Police decided to take drastic measures. Inspector Gus Coreris gambled, dictating generic suspect "descriptions" to SFPD artist Hobart “Hoby” Nelson, who drew two sketches, based on them. The sketches were then distributed to the media and to SFPD officers, none of whom knew the sketches were generic imaginings. Police then fanned out, stopping and questioning 500 young men who resembled the description of the killer: a black man with a short Afro and a narrow chin.

This action by the police provoked criticism from the African-American community. Acting on a suit sponsored by the NAACP and the ACLU, U.S. District Judge Alfonso J. Zirpoli ruled that the widespread profiling of African-Americans was unconstitutional, and the operation was suspended.
That's a pretty important ruling.

You might be able to find some sites related to the Hell's Angels RICO trial. See also United States v. Chesher, 678 F.2d 1353 (9th Cir. 1982).

450 Golden Gate, which you mention, is pretty important as SF legal history goes, being the Federal Building and US District Court. I think that would be a fine starting or ending point for a tour, as there are countless interesting cases which were decided in that building, and many new ones to come.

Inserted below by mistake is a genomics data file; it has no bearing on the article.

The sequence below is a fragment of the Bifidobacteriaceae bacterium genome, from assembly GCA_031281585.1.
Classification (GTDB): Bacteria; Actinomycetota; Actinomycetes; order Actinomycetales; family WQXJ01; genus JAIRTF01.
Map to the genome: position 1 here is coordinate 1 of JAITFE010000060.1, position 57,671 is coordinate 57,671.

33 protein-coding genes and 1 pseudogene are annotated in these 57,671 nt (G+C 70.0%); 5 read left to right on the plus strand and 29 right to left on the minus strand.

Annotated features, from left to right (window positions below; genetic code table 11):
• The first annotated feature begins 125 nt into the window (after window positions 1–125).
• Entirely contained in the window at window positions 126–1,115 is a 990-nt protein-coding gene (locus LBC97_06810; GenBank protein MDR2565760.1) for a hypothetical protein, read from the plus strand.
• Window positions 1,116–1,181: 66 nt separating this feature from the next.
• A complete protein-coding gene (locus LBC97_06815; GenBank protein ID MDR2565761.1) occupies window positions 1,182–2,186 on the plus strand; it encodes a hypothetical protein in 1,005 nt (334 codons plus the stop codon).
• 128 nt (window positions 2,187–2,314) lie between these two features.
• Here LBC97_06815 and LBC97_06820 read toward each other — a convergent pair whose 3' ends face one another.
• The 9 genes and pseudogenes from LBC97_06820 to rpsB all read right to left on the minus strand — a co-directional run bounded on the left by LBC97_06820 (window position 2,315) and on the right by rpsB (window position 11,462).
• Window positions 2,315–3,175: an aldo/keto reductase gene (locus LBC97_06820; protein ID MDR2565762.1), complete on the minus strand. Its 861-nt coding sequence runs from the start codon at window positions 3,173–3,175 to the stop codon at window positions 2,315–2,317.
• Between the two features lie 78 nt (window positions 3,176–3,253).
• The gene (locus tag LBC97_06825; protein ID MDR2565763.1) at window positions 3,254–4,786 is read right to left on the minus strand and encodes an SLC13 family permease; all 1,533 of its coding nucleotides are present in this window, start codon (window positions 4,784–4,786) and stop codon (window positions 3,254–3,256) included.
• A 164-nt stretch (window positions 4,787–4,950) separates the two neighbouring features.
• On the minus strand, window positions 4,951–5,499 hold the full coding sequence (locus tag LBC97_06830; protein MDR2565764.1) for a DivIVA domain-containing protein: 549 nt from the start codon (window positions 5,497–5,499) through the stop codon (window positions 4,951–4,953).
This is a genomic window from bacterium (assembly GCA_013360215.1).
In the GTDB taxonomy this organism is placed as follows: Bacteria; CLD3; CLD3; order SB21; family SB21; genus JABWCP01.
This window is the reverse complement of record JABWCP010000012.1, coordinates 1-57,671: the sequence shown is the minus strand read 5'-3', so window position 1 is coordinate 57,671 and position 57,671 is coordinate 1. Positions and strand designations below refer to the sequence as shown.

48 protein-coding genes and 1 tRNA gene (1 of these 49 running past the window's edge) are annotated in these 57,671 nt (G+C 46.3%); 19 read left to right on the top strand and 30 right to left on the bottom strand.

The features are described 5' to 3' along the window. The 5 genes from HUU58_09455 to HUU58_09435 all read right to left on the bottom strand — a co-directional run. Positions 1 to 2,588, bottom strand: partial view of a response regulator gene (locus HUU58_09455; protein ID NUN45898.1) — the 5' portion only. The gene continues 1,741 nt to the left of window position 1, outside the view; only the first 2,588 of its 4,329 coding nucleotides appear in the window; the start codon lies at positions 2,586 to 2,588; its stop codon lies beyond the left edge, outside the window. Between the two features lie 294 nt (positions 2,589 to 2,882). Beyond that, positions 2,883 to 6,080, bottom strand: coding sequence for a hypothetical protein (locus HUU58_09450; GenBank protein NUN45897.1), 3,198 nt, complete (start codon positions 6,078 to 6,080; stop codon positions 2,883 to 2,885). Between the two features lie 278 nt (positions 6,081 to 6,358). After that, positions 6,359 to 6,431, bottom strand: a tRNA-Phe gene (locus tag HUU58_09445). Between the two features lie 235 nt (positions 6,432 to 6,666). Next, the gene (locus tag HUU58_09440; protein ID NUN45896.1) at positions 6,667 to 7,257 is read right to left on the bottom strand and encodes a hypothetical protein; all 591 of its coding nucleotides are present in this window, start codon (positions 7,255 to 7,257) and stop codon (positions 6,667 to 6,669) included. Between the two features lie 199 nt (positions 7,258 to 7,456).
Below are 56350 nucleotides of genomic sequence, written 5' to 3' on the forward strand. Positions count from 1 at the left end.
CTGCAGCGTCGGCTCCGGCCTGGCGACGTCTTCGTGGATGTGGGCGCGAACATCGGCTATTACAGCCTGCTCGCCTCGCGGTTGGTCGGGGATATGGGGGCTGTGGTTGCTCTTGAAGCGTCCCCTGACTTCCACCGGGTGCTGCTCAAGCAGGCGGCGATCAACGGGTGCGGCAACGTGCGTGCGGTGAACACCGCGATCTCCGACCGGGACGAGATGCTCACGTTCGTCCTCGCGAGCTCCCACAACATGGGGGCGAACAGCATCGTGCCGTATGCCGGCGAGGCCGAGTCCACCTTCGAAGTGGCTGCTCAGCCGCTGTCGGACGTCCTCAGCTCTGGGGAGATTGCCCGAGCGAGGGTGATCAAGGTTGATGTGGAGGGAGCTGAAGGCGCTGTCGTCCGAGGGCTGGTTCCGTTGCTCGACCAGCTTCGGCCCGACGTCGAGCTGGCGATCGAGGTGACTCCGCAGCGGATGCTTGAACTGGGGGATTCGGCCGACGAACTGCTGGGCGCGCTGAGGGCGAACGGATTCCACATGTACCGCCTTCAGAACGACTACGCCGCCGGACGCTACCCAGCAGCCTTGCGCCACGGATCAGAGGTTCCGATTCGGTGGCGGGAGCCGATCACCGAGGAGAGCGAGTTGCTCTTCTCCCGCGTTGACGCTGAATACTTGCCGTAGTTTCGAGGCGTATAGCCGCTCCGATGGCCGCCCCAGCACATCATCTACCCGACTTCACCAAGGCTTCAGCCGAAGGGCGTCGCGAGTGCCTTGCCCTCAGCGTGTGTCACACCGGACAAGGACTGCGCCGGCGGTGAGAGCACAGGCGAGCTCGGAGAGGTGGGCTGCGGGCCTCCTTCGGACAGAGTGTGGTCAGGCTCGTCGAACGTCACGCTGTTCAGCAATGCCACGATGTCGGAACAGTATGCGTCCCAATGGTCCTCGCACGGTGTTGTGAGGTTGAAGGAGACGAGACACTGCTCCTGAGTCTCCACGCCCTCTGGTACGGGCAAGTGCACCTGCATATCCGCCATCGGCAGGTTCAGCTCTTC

posted by jewishbuddha at 11:06 PM on April 8, 2008

San Remo Hotel v. City & County of SF
... will keep thinking ...
posted by salvia at 12:07 AM on April 9, 2008

First topless and bottomless entertainment.

The Barbary Coast has tons of interest.

The slot machine was invented in San Francisco in 1895, and made illegal in SF in 1909, probably the first anti-slot machine law. (California made it illegal in 1911.)

The millionaire waitress formed SF's first waitress' union and fought for labor laws.

Carry Nation spent a night in jail in San Francisco.

SF has a sex worker's rights organization that operates a clinic (I'm figuring any entity fighting for or against legislation is of potential interest.)

The SLA bank robbery was in SF, as was Patty Hearst's trial.

The 9th Circuit gets accused of judicial activism for some decisions.

Bloody Thursday.
posted by Zed_Lopez at 1:05 AM on April 9, 2008

I don't know of any specific sites for the Japanese internment issues, but in an interview, Fred Korematsu said he was hanging out with his girlfriend in a park within sight of the Golden Gate Bridge when he first heard about the attack on Pearl Harbor.
posted by diggerroo at 4:19 AM on April 9, 2008

Kind of obvious, but the United Nations was born in San Francisco, the charter being drafted (? signed?) in what's now Herbst Theater (I think - one of those buildings on Van Ness). The UN ties in with international law so you could take in the UN Plaza and Herbst Theater (or whatever) on your tour.

What a great idea! Can I come? Please?
posted by Quietgal at 7:15 AM on April 9, 2008

The Belli Building, Melvin Belli's office.
posted by doctor_negative at 7:16 AM on April 9, 2008

First Amendment: Lenny Bruce's first obscenity arrest and trial was in SF.

Second Amendment: The shooting at 101 California led to all sorts of gun grabbing giddyness.
posted by okbye at 9:25 AM on April 9, 2008 [1 favorite]

The Broderick Terry duel which took place at Lake Merced should be on your list.
posted by Sculthorpe at 10:40 AM on April 9, 2008

These are great! Thank you, everyone -- I'll be checking every link and idea.
posted by ClaudiaCenter at 4:36 PM on April 9, 2008